By Peter McLaren-Kennedy • 07 October 2022 • 7:22
Coal-fired power plant - Image Orxy / Shutterstock.com
It is understood that the business secretary had backed a £15m (€17.09 million) campaign this winter in an effort to stave off power blackouts by encouraging users to save electricity. Number 10 is said to have blocked the idea which involved a light touch and measures designed to help people save as much as £300 (€341) a year on their electricity bills.
The campaign included advice for people including lowering the temperatures of boilers, turning off radiators in empty rooms and turning the lights off in rooms not being used.
A government source described the campaign as a “no brainer” and said “number 10 had made a stupid decision.” They added that Truss is ideologically opposed to an interventionist approach.
A statement issued by the Department for Business, Energy and Industrial Strategy said the government was not launching a campaign and “any claim otherwise is untrue.”
The story follows earlier attempts by Truss to downplay concerns of blackouts although she stopped short of a guaranteee.
The National Grid’s Electricity System Operator (ESO) said on Thursday, October 6 that the possibility of gas shortages had risen markedly in recent days.
As a result, ESO said that they have developed contingency plans should gas shortages become a reality, which would entail rolling blackouts. These would involve controlled three-hour blackouts in areas where no damage would be caused as a result.
The measure was revealed in an update on the UK’s state of energy readiness for winter.
ESO said that it needed the public’s help to stave off the eventuality of blackouts by using energy sparingly. It said if everyone were to reduce their energy use the possibility of blackouts would fall.
Households have also been asked to sign up to an energy-saving scheme through their supplier, which will see bill-payers paid to save energy during peak hours.
To try and reduce the possibility of blackouts coal-fired power stations will continue to be run despite being due for closure. The operators of these stations are being paid to maintain supply for at least 600,000 homes.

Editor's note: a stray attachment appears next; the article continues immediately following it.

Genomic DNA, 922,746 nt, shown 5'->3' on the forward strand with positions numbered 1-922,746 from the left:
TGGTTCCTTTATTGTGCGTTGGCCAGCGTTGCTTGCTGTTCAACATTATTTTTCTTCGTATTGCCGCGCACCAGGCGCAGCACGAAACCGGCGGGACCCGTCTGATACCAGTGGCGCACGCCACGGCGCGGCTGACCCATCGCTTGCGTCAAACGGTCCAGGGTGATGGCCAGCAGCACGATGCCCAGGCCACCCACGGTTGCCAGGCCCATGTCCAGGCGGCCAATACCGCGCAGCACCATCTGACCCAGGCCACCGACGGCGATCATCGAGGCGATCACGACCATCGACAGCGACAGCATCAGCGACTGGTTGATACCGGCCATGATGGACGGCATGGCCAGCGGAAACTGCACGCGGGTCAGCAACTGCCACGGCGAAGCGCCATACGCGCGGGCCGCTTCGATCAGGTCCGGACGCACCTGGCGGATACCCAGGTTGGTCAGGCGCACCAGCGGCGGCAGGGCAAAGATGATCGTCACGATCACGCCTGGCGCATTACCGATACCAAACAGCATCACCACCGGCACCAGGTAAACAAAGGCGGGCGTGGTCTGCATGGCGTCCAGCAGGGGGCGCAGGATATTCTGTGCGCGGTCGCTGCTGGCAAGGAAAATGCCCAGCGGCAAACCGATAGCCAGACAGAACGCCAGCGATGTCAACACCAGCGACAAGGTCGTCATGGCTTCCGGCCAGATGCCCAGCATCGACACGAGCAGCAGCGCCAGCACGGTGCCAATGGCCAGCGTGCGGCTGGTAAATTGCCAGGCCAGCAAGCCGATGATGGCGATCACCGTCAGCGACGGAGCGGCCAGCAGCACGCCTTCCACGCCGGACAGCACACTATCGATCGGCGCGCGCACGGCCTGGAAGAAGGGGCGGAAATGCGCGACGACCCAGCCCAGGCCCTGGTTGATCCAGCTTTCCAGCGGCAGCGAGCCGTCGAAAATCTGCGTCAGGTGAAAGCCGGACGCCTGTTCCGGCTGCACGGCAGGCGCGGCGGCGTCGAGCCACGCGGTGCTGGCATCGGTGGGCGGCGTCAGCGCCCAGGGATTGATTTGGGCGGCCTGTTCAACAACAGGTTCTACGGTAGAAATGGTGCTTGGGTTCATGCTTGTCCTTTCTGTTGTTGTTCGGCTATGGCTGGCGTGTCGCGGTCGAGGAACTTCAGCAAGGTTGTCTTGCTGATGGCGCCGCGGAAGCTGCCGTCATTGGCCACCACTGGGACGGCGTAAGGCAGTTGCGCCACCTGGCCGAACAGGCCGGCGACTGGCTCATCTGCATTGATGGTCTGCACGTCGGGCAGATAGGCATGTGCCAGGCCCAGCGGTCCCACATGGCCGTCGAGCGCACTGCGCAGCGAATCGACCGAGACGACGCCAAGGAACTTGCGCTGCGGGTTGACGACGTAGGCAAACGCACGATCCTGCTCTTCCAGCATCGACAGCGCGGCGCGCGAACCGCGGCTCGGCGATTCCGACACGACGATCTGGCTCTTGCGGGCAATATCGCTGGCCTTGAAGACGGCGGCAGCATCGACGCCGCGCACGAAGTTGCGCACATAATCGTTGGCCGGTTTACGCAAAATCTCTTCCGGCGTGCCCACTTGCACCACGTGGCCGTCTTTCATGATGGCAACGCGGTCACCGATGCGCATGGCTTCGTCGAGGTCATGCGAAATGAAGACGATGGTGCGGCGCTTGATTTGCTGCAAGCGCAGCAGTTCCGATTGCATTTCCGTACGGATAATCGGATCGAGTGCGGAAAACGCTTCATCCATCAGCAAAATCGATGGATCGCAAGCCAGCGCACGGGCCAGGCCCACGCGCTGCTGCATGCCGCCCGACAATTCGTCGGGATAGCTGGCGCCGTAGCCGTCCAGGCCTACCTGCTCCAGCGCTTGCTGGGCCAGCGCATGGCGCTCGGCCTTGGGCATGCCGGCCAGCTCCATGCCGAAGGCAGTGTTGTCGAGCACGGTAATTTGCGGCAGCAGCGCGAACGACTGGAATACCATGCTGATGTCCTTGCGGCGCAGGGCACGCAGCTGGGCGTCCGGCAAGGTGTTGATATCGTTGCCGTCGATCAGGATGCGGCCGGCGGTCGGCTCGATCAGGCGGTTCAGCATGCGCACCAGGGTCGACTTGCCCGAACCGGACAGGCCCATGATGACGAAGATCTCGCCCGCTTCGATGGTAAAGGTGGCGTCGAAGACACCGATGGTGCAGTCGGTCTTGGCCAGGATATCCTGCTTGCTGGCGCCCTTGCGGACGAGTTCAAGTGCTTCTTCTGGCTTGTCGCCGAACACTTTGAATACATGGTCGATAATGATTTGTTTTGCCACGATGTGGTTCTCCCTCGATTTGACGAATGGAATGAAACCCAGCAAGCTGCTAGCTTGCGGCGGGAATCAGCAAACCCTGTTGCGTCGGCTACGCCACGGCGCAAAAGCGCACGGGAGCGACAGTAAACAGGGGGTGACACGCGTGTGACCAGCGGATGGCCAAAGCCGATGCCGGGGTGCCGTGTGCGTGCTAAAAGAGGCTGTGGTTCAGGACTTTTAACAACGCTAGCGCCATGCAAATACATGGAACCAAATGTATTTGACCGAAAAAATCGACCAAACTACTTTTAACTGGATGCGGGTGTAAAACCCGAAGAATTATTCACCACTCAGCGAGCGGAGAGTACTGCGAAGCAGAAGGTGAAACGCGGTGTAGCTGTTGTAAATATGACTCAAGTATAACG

Gas consumption is expected to rise by around 22 per cent over the winter with new suppliers having to be found as a result of the war in Ukraine. Some of the shortfall is, however, due to a number of France’s nuclear generators being offline for maintenance.
Currently around 40 per cent of the power generated in the UK comes from gas.
An Ofgem spokesperson told Sky News: “We have one of the most reliable energy systems in the world and we are in a favourable position.
“However, it is incumbent on a responsible and prudent energy sector to ensure the right contingency measures are in place, which is why we are working with the government, National Grid and key partners to protect consumers, so that Great Britain is fully prepared for any challenges this winter.”
Preventing the power blackouts planned for the UK will need everyone to chip in and save as much electricity as they can during peak hours.
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Originally from South Africa, Peter is based on the Costa Blanca and is a web reporter for the Euro Weekly News covering international and Spanish national news.
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